He is popular because he professes to be Joe Ordinary: a mirror image of his constituents especially in the Brixton heartland. But his roots are a million miles away from the common man or woman. And he lacks the sincerity of connection of his predecessor, Keith Hill MP.

    Locally, there does not seem to be a good deal of choice in terms of a replacement. The Tories are promoting a Yummy Mummy who may pick up votes from those who have turned Tooting Commons (yes, this is in Lambeth) in to a playground and outdoor gym.

    If you are looking for someone who will really pick up on constituents’ interests, the field is depressingly narrow. On the positive side, Umunna does – eventually – pick up his mail and has responded. But – ever the politician – he spouts ‘equality’ on issues that are not about equality at all thus satisfying the PC brigade and the establishment but further eroding the moral backbone of this country.

    I wait and see who shows up to represent us in spring.

  25. I live in the constituency and have already noticed a significantly greater presence of Green campaigners going door-to-door and speaking to people on the weekend. The Greens seem to have an excellent local network of supporters and volunteers.

    I suspect that the Lib Dems will hemorrhage votes to the Greens and to Labour and on that basis I predict that Chuka will substantially increase his majority in Streatham in May 2015.

  26. Chukka puts his big foot in a pile of horse manure again, this time for moaning that the suicide on the line which messed up the trains out of Victoria last night wouldn’t have happened under Labour, when the railway company would be renationalised.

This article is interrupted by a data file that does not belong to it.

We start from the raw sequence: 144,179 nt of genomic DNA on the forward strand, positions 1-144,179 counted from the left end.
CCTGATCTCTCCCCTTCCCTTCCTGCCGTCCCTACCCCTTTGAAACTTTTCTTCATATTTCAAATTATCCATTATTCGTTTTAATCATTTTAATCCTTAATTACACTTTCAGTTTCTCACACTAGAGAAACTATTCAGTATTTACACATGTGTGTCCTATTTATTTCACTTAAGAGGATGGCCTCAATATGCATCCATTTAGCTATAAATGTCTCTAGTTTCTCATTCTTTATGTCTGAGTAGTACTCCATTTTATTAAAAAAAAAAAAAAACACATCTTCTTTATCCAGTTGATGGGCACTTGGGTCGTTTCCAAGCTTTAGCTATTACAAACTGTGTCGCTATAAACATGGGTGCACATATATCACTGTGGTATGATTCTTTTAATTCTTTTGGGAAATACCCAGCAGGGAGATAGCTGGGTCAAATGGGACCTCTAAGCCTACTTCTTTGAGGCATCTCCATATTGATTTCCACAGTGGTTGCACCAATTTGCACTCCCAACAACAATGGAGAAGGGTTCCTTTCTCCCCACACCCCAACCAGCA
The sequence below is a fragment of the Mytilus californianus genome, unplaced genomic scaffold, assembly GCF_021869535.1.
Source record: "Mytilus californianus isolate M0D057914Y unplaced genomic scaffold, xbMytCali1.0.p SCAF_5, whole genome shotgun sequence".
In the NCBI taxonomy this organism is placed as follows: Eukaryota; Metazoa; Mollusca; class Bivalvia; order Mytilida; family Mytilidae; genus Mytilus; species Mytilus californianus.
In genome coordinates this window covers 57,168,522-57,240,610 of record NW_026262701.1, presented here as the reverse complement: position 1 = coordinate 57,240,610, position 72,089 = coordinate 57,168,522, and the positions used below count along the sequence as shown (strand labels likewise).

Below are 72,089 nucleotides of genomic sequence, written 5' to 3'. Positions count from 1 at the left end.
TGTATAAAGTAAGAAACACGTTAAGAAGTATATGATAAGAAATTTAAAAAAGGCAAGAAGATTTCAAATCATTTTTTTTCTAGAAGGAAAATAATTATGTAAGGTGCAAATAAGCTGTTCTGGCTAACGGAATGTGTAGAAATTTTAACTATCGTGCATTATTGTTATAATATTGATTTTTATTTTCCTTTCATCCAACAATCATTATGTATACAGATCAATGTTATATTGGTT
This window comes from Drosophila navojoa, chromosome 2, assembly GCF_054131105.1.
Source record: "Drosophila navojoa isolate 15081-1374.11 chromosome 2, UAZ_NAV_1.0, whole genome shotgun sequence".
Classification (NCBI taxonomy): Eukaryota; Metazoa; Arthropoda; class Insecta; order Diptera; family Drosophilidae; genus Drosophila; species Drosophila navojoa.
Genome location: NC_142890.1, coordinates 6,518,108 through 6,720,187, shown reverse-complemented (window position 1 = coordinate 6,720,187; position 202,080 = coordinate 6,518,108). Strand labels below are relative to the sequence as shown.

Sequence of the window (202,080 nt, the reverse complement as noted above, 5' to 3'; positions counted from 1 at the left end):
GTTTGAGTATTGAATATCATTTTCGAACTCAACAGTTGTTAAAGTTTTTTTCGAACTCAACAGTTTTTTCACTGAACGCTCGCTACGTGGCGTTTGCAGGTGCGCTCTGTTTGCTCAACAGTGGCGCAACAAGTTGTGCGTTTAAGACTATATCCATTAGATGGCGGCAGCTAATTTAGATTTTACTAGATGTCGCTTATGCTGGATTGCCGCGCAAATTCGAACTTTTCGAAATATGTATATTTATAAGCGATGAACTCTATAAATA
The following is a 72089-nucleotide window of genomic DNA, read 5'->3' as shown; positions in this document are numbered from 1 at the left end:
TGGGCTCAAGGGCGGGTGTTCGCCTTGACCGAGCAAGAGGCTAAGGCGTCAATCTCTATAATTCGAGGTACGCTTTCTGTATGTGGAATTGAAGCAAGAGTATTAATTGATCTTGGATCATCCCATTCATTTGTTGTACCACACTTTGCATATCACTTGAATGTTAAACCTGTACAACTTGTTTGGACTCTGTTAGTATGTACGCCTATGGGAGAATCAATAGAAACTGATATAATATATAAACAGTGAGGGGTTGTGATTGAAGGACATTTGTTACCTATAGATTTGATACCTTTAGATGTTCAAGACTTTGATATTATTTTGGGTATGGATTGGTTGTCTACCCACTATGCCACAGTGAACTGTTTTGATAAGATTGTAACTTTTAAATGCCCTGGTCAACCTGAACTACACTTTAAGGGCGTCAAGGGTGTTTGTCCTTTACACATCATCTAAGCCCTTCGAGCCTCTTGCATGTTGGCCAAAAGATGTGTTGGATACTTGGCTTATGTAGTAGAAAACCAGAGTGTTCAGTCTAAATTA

As luck was have it I was stuck on Victoria station last night at the same time as the great Chukka, though didn’t notice him. Actually it wasn’t all that bad as train nightmares go (most of us Londoners have seen much worse). This guy really should engage his brain before his mouth. I seriously don’t think he’ll make the top rank as a Labour minister let alone ever be leader, he’s far too gaffe prone.

  27. “I live in the constituency and have already noticed a significantly greater presence of Green campaigners going door-to-door and speaking to people on the weekend. The Greens seem to have an excellent local network of supporters and volunteers.”

    Not surprising. This would probably rank in the Greens’ top 25 best prospects in the medium to long-term.

  28. The Green candidate here stood in the 2012 London Assembly elections. I’ve seen him on TV discussion shows like the Big Questions which always seems to bring in a portion of weirdos as guests. He never struck me as being particularly nutty, just your standard lefty.

    He apparently founded a Christian think-tank.

  29. So Labour are going to stop people committing suicide!